I spent a lot of Making Peace appreciating this from a technical perspective. "Gee, cute, I can track most character attributes through the names" -- which were Shield, Ugly, Candor and Vapor (the water nano-mage who's part cyborg and part Raven from Teen Titans). It was basically an RPG party-- barbarian, healer, mage, rogue, bard -- which will make the PulpRev crowd happy (I'd note more, but I the closest I've ever come to D&D is Order of the Stick). But this was both highly entertaining as well as technically sweet.

Smith also does a nice does of genre-blending. Mages come from nanite enhancements. We have magic and Valkyries, but three of our characters are from off planet. We have an odd sort of coming of age story, a thriller, at least one romance and total war. He's got political intrigue that easily outdoes George Rape Rape Martin, a story and setting that would make Terry Pratchett happy, and just enough philosophical depth that would entertain John C Wright or Tim Powers (certainly more deep than Neil Gaiman, who is about as deep as a dinner plate in comparison to Smith).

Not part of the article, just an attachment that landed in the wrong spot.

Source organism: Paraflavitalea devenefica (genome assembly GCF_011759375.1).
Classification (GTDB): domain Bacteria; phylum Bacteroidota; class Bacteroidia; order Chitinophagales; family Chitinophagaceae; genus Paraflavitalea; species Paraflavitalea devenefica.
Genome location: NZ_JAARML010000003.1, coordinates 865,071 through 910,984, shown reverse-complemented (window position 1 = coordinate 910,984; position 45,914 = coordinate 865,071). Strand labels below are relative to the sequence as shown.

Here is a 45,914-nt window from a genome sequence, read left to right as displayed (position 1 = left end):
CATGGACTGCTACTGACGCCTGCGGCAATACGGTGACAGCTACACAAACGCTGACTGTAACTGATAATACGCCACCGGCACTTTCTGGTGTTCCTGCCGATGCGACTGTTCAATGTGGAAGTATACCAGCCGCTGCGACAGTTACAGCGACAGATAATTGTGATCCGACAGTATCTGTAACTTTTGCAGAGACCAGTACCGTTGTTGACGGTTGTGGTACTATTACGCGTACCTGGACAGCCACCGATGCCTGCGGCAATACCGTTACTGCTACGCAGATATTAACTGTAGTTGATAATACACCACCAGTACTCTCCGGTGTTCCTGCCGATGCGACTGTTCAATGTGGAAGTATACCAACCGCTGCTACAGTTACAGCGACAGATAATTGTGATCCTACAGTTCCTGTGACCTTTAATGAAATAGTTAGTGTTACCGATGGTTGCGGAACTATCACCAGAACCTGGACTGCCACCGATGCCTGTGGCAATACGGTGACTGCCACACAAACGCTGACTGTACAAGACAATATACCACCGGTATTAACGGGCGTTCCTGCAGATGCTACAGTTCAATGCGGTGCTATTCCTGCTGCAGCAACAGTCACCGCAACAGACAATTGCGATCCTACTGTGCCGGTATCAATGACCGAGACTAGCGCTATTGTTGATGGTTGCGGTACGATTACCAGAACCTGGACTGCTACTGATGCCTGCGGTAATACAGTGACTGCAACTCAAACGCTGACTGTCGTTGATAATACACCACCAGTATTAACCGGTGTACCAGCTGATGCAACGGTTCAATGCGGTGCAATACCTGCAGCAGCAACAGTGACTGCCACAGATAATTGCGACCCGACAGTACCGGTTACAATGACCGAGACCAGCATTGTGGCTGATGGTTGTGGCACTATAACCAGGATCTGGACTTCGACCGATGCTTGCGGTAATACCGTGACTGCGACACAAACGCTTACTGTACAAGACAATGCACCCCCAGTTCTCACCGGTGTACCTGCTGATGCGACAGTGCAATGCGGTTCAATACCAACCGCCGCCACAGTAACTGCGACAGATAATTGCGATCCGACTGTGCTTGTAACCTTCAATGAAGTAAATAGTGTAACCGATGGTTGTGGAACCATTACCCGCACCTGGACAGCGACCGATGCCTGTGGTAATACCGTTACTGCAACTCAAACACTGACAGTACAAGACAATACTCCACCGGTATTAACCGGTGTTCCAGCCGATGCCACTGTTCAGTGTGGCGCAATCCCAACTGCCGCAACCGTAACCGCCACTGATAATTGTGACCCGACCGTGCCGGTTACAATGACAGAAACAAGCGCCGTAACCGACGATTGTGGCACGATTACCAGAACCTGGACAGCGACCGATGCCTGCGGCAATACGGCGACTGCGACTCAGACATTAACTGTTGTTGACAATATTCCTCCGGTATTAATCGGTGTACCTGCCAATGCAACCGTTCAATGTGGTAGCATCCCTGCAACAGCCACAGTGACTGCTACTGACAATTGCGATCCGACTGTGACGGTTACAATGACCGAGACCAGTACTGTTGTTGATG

Frankly, my only problem with the book is that chapter 2 is almost pure data dump. Going from chapter 1, which is a fight in an alley, where he's been wounded, to the data dump of chapter 2 is a moment of whiplash. But even that is well-balanced within the story, due to the narrator serving as an embedded reporter. But honestly, it's not how I would have done it. I skimmed and skipped most of the chapter, and didn't even notice.

So yes, Making Peace was awesome. Go buy it now. Leave a review demanding a sequel, please, because I would like more of these characters.

Tuesday, October 16, 2018

Quick Updates

There are a lot of things going on behind the scenes over at Silver Empire and Declan Finn, Inc.

You all know about Hell Spawn. As soon as the sale link goes up, I'll post it on the blog.

Something you may not know, however....

Lover at First Bite is going to be coming out in hardcover.